Manufacturer's Suggested Retail Price (MSRP), also known as "sticker" price, is a recommended selling price that automakers give a new car that is above the invoice price paid by the dealer. It is a price that does not include any options that can be added to a particular car style. When shown as a range, the prices are starting MSRPs, without options, for multiple styles for that model.
This price range reflects for-sale prices on Cars.com for this particular make, model and year.
Best Bets get above-average mpg, class-average or better reliability, class-average or better crash-test ratings, and our recommendation.
These city and highway gas mileage estimates are for the model's standard trim configurations. Where there are optional features, packages or equipment that result in higher gas mileage, those fuel-economy estimates are not included here.
Expert Reviews 1 of 4
By Rick Popely
December 1, 1999
Vehicle Overview Echo is a new front-drive subcompact sedan designed to attract younger buyers to the Toyota family. Echo replaces the Tercel as Toyota's least expensive U.S. model but represents a new design philosophy that bears some similarities to the new Ford Focus.
Echo is not your father's Toyota. Whereas the Tercel was a generic small car, Echo has a distinctive appearance with a short-length, tall body that provides surprising passenger and cargo room for its petite exterior dimensions.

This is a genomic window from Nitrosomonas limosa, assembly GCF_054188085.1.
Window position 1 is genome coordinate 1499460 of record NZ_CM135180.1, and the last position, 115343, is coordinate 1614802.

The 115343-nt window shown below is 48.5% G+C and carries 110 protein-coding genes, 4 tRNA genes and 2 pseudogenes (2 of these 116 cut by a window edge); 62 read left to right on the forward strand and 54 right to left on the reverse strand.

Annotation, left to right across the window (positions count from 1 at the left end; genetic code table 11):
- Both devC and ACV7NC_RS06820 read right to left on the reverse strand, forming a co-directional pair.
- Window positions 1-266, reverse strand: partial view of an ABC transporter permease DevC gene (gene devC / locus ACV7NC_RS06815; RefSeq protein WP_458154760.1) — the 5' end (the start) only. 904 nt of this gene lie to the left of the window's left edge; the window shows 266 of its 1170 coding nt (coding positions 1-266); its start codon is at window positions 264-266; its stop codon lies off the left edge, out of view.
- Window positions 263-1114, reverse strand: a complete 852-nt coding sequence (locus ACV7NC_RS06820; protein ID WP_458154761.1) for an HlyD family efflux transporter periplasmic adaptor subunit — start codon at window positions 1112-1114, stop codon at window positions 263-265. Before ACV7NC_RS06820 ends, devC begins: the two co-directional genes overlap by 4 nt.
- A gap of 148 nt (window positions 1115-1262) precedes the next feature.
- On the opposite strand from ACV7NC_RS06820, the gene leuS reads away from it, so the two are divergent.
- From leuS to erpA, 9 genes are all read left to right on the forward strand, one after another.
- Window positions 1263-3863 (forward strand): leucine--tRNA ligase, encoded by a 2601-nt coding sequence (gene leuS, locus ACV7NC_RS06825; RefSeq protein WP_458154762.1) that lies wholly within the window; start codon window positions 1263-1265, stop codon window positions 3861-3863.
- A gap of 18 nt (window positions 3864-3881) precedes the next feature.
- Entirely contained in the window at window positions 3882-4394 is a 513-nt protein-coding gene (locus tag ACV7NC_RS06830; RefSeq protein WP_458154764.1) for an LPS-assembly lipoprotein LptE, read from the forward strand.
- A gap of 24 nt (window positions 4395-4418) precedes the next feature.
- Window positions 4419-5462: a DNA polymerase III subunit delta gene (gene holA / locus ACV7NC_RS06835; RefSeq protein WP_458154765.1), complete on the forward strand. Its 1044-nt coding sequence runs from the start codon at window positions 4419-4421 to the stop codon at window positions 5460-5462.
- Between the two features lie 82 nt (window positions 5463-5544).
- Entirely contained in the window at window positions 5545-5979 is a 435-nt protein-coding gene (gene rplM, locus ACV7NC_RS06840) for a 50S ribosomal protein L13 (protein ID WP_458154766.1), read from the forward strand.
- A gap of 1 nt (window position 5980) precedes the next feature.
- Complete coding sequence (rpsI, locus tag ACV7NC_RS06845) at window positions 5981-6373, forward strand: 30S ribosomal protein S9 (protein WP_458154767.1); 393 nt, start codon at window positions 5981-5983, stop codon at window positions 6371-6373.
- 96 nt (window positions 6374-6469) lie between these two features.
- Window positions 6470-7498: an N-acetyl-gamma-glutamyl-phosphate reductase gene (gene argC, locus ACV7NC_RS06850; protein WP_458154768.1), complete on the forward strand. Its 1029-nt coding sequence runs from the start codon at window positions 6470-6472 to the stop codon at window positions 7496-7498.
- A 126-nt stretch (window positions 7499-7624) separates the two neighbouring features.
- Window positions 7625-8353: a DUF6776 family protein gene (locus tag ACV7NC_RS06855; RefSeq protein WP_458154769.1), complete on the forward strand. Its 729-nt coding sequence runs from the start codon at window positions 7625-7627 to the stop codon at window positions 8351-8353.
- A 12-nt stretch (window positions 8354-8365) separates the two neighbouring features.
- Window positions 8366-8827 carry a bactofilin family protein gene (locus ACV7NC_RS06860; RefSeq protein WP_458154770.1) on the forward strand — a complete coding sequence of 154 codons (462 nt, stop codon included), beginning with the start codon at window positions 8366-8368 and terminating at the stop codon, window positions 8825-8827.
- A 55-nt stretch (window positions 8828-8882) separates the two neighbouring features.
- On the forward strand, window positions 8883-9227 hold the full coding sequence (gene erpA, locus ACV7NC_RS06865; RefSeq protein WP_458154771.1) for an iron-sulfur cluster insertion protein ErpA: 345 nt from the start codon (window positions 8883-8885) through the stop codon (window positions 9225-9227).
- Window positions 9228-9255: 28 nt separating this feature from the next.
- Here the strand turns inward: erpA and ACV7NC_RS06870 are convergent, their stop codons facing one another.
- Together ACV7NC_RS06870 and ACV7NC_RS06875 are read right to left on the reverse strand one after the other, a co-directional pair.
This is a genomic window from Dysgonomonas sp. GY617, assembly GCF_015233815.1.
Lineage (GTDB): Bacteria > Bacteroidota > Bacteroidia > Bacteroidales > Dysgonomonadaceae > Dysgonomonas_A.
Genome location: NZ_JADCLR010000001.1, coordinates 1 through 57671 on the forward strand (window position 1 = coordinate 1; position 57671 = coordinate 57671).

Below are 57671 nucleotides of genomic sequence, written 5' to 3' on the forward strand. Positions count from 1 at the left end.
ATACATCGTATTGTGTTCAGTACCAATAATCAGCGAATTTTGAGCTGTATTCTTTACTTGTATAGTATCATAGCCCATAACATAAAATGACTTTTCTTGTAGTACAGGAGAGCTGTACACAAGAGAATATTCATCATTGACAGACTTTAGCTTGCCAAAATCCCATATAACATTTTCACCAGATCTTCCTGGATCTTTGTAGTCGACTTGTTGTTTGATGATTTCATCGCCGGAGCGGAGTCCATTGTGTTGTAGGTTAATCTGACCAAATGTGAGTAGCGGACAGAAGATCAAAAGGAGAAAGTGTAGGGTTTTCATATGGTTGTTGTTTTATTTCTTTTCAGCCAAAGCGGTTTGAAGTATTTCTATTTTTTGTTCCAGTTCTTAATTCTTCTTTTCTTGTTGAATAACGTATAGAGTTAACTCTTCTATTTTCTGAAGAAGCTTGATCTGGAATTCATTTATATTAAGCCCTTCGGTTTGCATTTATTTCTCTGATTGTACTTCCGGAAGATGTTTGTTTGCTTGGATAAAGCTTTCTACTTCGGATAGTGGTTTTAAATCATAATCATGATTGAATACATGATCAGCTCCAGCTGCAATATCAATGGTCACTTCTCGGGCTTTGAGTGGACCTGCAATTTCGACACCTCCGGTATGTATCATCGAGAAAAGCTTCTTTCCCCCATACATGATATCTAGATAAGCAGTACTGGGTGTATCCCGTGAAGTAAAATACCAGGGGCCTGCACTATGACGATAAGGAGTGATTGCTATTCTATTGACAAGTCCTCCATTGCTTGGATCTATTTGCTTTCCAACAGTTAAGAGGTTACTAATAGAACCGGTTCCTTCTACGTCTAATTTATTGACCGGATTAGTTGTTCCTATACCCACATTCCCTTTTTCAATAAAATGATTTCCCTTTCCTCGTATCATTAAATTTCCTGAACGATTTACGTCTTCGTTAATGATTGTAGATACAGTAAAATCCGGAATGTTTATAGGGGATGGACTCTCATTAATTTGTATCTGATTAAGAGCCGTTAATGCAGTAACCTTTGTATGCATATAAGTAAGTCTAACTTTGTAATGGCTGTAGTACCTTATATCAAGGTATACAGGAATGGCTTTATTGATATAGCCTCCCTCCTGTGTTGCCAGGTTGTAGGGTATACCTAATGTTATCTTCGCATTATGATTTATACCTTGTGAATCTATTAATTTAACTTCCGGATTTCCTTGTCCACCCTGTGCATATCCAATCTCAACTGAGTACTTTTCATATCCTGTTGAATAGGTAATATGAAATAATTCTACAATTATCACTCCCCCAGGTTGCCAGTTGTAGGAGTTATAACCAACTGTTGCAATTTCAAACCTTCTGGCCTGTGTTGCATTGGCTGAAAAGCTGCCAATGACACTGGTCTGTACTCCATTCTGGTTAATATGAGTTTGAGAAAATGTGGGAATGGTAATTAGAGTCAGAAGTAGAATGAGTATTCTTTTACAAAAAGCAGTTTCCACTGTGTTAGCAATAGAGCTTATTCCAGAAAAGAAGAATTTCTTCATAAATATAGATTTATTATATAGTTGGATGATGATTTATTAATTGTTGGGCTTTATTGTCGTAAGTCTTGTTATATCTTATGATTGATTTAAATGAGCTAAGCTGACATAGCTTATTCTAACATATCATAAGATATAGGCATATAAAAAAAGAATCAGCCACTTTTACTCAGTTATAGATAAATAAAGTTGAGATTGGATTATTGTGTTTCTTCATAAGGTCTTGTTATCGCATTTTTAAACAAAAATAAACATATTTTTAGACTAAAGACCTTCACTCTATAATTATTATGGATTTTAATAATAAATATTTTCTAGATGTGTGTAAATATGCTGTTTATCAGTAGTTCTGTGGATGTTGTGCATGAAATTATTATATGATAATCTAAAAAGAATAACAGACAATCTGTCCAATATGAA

Interior Though significantly shorter in overall length than the Corolla, Echo nearly matches the Corolla's 88-cubic-foot interior volume because of its taller design. Six-footers find ample headroom in the upright front seats, and they should have adequate headroom and legroom in the rear. However, only two adults are likely to fit in the back.
Echo's most unusual interior feature is the gauge cluster, mounted on top of the dashboard in the middle and angled toward the driver. There are no gauges directly in front of the driver, just a vinyl dashboard covering. Toyota says this location makes the gauges easier to read though it takes some getting used to because they are further away than usual.
Storage space abounds in the Echo: Map pockets on the front doors, three cupholders, twin gloveboxes, a small shelf below the dashboard on the driver's side and two in-dash open bins that can hold cellular phones and other stuff. The deep trunk holds 13.6 cubic feet of cargo, and an optional split rear seatback folds flat without removing the headrests. The seatback releases are located in the middle, instead of outboard, so both are easy to reach without stretching across the car. Power locks are optional, but power windows and power mirrors are not available.
Exterior Forget "longer, lower, wider." In profile, Echo looks like a Corolla that was squeezed at the ends, with the roof popping up as a result.
Echo comes in two- and four-door styling, both with a low, sloping hood that leads to a tall, upright greenhouse. The wheelbase is 93.4 inches (3.6 inches shorter than Corolla) and overall length is 163 (11 inches shorter than Corolla), with little body overhang at the front. However, Echo is 59 inches tall, 4.5 inches taller than Corolla.
Under the Hood A new 1.5-liter four-cylinder engine with variable-valve technology and 108 horsepower gives the Echo peppy acceleration and good fuel economy. A five-speed manual transmission is standard and a four-speed automatic is optional.
Performance Echo draws considerable attention on the road, though not everyone seems enamored with the styling. It is a functional, well-designed car that makes amazing use of a small amount of real estate. The two-door starts at an enticing $9,995, but that is a truly basic car with a manual transmission, and manual steering and no air conditioning. Plan on spending $13,000 or more for a well-equipped model.